And hedgehog mums are notoriously awful mums.
As soon as they get disturbed, they'll run away from their babies,
and these little babies will come out squeaking
and start to wander round the garden.
So we know there's a nest been left, so the babies need to come in.
They're just looking for food, so that's how they come in.
Nobody knew how to rear baby hedgehogs.
We perfected techniques, got the right milk.
We can advise people all around the country now.
-This one's hungry.
-Isn't he just?
'On the bird ward, there's a constant influx of admissions,
'usually after tumbling from their nest.
'They're left to starve, or to the mercy of predators.
'These swifts might have met a sticky end, were it not for Les
'and his dedicated team.'
These have been here since they were tiny.
Swifts nest in church towers. They've gone over the edge.
It's just a shelf. They've hit the ground.
Then they can't fly from the ground, they can't take off, can't feed.
So they come in here as orphans and we have to hand-rear them.
'Adult swifts rarely land and spend most of their life in the air.
'They sleep, eat and mate on the wing,
'only landing to rear their young.'
They've got wonderful wings.
Superb, aren't they? Look at that masterpiece.
'Student nurse Anna-Marie has spent weeks rearing this group,
'gearing them up for a special day.
'Birdie boot camp is over. It's time for their inaugural flight.'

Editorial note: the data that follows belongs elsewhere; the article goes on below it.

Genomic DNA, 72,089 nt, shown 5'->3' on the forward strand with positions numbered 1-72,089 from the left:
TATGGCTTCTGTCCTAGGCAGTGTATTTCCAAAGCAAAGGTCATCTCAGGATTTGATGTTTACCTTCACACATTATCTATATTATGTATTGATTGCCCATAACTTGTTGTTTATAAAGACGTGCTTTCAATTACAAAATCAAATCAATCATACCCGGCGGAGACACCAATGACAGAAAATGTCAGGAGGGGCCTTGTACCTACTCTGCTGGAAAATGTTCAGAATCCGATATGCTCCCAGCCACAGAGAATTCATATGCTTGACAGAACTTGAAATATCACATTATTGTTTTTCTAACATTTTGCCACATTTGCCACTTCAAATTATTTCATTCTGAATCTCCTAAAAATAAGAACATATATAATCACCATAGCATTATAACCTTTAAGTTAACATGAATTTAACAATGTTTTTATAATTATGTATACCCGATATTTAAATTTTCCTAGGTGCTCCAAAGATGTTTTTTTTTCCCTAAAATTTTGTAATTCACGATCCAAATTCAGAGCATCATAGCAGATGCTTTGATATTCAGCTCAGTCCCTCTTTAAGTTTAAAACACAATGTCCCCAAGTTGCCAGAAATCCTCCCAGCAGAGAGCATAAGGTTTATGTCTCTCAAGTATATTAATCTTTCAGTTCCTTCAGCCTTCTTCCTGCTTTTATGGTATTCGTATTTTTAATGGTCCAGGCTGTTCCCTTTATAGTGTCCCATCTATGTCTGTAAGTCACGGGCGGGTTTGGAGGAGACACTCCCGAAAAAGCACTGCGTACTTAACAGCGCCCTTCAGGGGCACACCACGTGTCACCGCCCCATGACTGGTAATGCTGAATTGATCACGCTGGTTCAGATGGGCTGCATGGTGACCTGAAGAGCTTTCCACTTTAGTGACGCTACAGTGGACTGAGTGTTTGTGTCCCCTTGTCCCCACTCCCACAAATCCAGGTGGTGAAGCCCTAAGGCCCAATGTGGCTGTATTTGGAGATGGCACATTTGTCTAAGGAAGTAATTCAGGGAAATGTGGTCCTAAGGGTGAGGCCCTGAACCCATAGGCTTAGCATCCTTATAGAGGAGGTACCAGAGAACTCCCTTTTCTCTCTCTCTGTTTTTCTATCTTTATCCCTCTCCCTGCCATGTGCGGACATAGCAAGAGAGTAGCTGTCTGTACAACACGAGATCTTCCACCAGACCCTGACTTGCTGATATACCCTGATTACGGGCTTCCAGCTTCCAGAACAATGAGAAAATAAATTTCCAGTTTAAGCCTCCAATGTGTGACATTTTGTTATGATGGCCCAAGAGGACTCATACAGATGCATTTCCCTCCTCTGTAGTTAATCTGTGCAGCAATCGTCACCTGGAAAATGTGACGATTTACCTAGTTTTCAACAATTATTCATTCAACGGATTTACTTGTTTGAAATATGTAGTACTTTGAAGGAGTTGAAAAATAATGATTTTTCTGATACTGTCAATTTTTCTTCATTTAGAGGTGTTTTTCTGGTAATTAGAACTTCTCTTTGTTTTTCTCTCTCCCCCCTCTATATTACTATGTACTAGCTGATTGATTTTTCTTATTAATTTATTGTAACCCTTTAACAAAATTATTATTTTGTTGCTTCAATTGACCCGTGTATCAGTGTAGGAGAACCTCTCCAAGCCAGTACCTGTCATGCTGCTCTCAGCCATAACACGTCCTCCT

We'll take this group out.
The ones with the longest wings, I'll show you how to release them.
We'll see if we can get some to fly off into the wide blue yonder.
'Swifts usually take their first flight from church towers or walls.
'Without that height, they can struggle.'
Find the ones with the longest wings.
'Les has an age-old technique to get them off the ground.
'It's time to pass his knowledge to the next generation.'
Just get hold of the swift. Then you throw them as high as you can.
If he flies, he flies, but he might come down and you've got to find him.
The first one. All right?
I'll do it on three. I don't know if girlies can throw them that high!
Ready? Oh! I hate doing this!
Ready? One, two, three!
It flew about 50 yards. Bring it back.
'The cadet is unharmed after his crash landing.
'He'll have to wait for another day to reach for the skies.'
Here we go again. One, two, three.
Got one out! Ho ho ho! Good.
'Success. Now, after this quick lesson, it's Anna-Marie's turn.
'This is what weeks of feeding and care have been building up to.'
I'll get ready to pick it up off the floor.